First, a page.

Our View: ‘First Choice’ campaign falls flat

DKS Editors

In 2010, the university launched a successful advertising campaign, which featured alumni recognizable by students — Josh Cribbs, most notably — with its first commercial appearing during the Kent State vs. Penn State football game.

Last fall, viewers of the GoDaddy.com Bowl got a glimpse of some of Kent State’s diverse and accomplished programs in an all-new commercial that aired during the game. The commercials came at an excellent time — when potential incoming students and their parents were already rooting for KSU during a high-energy sporting event.

Kent State’s recent billboard advertisements, however, have left some passersby scratching their heads and questioning their bold claims. In simple text, these large signs bare short phrases like “#1 in college graduates in Northeast Ohio” and “Great first-choice university. Bigger first-year scholarships.” On its website, the university claims it is northeast Ohio’s “first-choice public university.” But who can prove that? While the university has given out an increased number of scholarships to students this past year, some of the claims merely paraphrase the facts and paint an embellished picture of the university.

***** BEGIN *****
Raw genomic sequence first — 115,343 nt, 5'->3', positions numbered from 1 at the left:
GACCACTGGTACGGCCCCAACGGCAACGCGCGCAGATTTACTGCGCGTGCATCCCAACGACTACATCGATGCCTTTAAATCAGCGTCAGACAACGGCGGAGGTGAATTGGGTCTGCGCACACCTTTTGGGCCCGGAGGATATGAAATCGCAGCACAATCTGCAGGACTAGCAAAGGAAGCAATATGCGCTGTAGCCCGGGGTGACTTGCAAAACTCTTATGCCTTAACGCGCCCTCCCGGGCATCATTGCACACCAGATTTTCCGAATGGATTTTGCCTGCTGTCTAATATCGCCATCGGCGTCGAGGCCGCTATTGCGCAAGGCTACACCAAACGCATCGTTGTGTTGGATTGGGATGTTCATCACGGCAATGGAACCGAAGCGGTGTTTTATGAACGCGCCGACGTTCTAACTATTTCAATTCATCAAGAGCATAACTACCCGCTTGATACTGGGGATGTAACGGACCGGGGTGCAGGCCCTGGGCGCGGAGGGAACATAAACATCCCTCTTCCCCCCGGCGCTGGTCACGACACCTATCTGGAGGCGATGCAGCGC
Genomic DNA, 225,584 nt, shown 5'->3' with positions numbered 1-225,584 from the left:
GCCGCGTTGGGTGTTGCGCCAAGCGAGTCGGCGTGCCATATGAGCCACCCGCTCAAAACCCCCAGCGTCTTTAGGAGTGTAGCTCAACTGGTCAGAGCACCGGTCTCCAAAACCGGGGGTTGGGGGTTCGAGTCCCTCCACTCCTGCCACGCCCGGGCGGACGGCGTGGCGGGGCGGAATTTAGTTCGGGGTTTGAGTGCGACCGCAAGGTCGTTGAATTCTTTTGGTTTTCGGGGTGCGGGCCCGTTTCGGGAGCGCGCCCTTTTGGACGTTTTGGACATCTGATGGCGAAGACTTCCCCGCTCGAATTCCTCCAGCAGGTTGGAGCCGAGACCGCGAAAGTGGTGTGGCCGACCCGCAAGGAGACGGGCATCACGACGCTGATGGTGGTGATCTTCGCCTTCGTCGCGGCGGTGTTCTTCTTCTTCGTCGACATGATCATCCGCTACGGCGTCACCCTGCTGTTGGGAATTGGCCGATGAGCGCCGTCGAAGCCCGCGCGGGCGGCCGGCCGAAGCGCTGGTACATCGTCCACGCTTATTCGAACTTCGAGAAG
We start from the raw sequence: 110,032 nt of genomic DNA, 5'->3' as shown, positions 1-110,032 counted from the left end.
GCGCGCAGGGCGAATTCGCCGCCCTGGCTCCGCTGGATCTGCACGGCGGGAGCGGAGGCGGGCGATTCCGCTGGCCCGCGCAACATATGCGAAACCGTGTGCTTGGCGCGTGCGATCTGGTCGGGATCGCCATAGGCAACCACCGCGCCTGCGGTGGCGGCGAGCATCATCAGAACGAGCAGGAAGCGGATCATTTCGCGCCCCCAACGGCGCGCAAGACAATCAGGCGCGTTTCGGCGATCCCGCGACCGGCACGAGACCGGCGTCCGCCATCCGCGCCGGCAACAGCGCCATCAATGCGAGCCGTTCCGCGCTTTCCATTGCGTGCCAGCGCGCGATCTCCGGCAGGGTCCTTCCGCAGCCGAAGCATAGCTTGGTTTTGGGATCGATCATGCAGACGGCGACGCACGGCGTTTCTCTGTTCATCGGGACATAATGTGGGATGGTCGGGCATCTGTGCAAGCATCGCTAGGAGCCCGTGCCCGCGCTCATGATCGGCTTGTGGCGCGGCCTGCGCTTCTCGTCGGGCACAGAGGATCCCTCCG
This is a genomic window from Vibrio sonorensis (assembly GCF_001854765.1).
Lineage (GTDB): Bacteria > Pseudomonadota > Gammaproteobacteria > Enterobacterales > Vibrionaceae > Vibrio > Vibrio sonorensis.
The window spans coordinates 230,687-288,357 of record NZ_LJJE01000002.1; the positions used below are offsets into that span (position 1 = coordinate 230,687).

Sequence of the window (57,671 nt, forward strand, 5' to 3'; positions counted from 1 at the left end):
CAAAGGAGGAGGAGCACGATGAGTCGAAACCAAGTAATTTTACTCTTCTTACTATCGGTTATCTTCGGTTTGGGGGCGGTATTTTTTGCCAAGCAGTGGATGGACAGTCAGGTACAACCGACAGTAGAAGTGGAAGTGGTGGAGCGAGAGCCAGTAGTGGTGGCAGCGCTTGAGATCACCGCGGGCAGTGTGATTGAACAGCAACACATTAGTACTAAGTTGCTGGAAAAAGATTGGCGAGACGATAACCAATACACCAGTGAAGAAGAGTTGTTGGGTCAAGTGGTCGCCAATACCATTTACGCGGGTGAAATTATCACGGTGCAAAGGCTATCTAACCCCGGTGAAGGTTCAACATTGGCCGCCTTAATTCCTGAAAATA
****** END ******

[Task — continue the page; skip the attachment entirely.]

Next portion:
Kent State’s 2010 commercials boast programs the university — and its students — should be proud of. The Fashion School and Liquid Crystals Institute have become renowned well beyond the state of Ohio, and the accomplishments of university’s alumni reflect that.

While the majority of the ads contained truths, doing a few simple fact checks exposed the university’s exaggerations and embellishments. Strategic marketing is one thing, but Kent State would be wise to remain truthful in its advertisements and not mislead potential students.

Instead of boldly promoting the idea that more students chose Kent State as their first-choice university — a claim that may seem a little far-fetched — Kent State should stick to advertising the worldwide impact its programs have had rather than making general statements about its status in the small hub of northeast Ohio.

The above editorial is the consensus opinion of the Daily Kent Stater editorial board.